“It was important to us that our act was easily interpreted by whatever country we were performing in and relevant to that specific audience. For that reason, we avoided storylines or gags that might be interpreted as having a political slant.”
They learned over the years that interest in puppetry, like many forms of expressive art, can come and go and is subject to both changing national tastes and the influence of new things that come on the scene. As Jill explains, “Puppetry is a greater part of the culture of Slavic countries than here in the U.K., but when something like Jim Henson’s Muppets or the British satirical Spitting Image show comes along then there is a resurgence of interest in puppetry.”
Although the family had moved from Edinburgh to resettle in the village of West Calder in West Lothian, their desire to promote the art of puppetry was still driving them towards new goals – particularly the idea of establishing their own theatre. It was Jill who found a property in Biggar – a town in the former burgh of South Lanarkshire in Scotland’s Southern Uplands and, importantly, located midway between Edinburgh and Glasgow. The property was an attractive family home that also had an adjacent coach house that could be converted into a puppet theatre. They acquired the property and Biggar Puppet Theatre was created.
With experience in most types of puppetry, they now specialize in productions using Black Light where scenery and characters are illuminated using ultra-violet light and the operatives, clad in black, can move about unseen. For Ian it is a method that reflects vivid colours, draws viewers into imaginary worlds, and enhances the experience, “It is not without its problems though, as it is all too easy for black-clad puppeteers to trip over each other on a dark stage.”
Productions were family affairs with Ian and Jill writing the scripts together and all family members recording the voices. Jill and Victoria created stunning costumes for puppets, and Colin becoming increasingly involved in the technical side with special effects, lighting, and sound. Victoria is the Grand puppeteer, holding all the strings of the business together. Over the decades they have worked alongside some of the most famous names in Scottish show-business, including Andy Stewart, Jimmy Logan, and The Krankies. Purves Puppets has spent years promoting Scotland and aspects of its popular culture to international audiences. The Loch Ness Monster – Nessie – has been seen on stages across the world and Scottish music has been heard – and sung – by many foreign audiences. As a family they are cultural ambassadors and continue to entertain audiences worldwide. Now in their 80s, Ian and Jill have concentrated their efforts at Biggar Puppet Theatre, where they also offer puppetry workshops and tend to a shop, a tearoom, and a playpark.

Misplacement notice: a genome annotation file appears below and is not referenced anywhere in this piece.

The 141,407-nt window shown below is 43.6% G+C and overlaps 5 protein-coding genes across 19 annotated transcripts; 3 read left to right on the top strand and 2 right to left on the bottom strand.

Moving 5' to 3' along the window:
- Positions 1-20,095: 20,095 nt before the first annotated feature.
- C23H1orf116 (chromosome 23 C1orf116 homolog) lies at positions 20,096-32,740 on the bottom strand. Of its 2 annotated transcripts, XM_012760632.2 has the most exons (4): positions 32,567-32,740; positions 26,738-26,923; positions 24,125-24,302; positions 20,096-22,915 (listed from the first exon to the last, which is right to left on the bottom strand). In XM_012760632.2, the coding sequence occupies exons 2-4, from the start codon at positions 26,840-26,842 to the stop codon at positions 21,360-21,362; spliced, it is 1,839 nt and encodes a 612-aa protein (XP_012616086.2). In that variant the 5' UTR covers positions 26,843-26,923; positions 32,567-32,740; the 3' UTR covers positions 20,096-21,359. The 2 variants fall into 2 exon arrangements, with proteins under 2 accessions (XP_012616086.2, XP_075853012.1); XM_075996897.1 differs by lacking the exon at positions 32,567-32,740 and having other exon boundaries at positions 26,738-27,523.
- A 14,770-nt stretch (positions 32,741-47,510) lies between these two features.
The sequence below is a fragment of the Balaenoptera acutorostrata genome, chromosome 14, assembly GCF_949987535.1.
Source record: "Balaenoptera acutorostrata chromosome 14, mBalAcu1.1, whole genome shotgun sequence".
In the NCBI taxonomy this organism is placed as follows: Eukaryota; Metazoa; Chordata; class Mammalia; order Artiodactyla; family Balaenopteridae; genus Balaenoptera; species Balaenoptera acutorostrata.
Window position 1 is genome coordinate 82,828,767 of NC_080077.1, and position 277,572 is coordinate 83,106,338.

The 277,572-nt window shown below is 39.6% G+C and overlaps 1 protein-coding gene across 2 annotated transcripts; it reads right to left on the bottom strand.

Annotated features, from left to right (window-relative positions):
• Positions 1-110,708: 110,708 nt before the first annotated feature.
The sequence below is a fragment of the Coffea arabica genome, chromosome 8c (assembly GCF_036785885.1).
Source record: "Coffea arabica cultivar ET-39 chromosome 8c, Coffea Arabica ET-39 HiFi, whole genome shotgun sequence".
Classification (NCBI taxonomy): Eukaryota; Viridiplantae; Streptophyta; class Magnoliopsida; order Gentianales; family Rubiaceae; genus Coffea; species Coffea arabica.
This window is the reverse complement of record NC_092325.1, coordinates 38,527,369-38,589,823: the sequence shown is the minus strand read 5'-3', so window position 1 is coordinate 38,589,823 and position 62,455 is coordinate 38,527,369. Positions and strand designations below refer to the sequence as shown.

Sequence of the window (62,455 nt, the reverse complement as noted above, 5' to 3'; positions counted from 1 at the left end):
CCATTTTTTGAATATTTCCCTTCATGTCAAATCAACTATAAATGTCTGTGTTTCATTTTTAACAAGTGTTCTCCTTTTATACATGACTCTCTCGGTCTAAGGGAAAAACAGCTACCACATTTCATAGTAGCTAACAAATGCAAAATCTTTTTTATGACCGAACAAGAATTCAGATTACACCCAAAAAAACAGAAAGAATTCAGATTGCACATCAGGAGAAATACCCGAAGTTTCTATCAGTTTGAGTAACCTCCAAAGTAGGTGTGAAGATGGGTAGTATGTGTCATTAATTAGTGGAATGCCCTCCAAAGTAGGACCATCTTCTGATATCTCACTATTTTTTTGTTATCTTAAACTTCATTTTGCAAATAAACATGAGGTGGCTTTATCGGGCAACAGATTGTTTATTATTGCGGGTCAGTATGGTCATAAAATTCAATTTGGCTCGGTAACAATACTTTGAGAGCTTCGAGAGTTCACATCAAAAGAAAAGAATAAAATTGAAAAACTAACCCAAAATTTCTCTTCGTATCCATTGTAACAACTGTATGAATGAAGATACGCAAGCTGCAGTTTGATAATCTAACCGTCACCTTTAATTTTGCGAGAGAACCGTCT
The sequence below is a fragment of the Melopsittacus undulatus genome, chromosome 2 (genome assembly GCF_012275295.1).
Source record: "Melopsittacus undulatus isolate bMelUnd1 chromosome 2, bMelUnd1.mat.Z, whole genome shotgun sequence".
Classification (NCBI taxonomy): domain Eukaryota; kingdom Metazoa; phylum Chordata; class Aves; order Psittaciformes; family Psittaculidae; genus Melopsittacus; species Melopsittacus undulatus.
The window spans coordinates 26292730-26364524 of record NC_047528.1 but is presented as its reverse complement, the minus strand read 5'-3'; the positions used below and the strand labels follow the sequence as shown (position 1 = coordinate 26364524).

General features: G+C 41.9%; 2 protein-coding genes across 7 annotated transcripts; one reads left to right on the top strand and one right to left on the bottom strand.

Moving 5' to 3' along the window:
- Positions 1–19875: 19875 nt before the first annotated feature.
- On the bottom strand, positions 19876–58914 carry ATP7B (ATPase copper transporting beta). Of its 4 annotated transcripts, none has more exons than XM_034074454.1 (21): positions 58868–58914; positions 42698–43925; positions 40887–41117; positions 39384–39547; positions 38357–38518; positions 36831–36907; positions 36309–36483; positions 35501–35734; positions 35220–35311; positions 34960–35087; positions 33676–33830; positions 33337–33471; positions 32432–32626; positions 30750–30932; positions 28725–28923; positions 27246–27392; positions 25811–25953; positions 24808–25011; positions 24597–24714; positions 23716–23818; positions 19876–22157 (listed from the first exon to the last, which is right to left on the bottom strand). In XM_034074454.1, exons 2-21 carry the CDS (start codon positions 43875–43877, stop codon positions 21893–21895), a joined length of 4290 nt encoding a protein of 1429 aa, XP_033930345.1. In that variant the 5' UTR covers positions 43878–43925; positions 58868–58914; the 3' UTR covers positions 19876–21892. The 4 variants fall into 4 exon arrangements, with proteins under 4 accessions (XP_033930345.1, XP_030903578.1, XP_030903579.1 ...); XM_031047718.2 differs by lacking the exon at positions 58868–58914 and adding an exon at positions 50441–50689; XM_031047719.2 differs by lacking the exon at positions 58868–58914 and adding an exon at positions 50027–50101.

Colin has taken the skills he inherited and has moved on to working with some of the biggest names and companies in film and stage productions. He has operated puppets in Star Wars, Jurassic Park, and The Muppets, but also works on other aspects of computer-generated imagery and special effects. He still lives locally and assists with family productions whenever possible.
As with many businesses, it has been a difficult period for Purves Puppets with the theatre closed due to COVID-19 lockdown. They have used their website and social media to continue reaching out to audiences with online theatre, backstage tours, and productions available for download. As the world starts to open up, Jill is excited to get back out doing what she loves most – entertaining audiences with puppet shows. Ian agrees enthusiastically, adding “We would love to have the chance to perform in North America. It is one corner of the world where Purves Puppets hasn’t yet been staged!” ~ Story by Tom Langlands
All photographs courtesy of Purves Puppets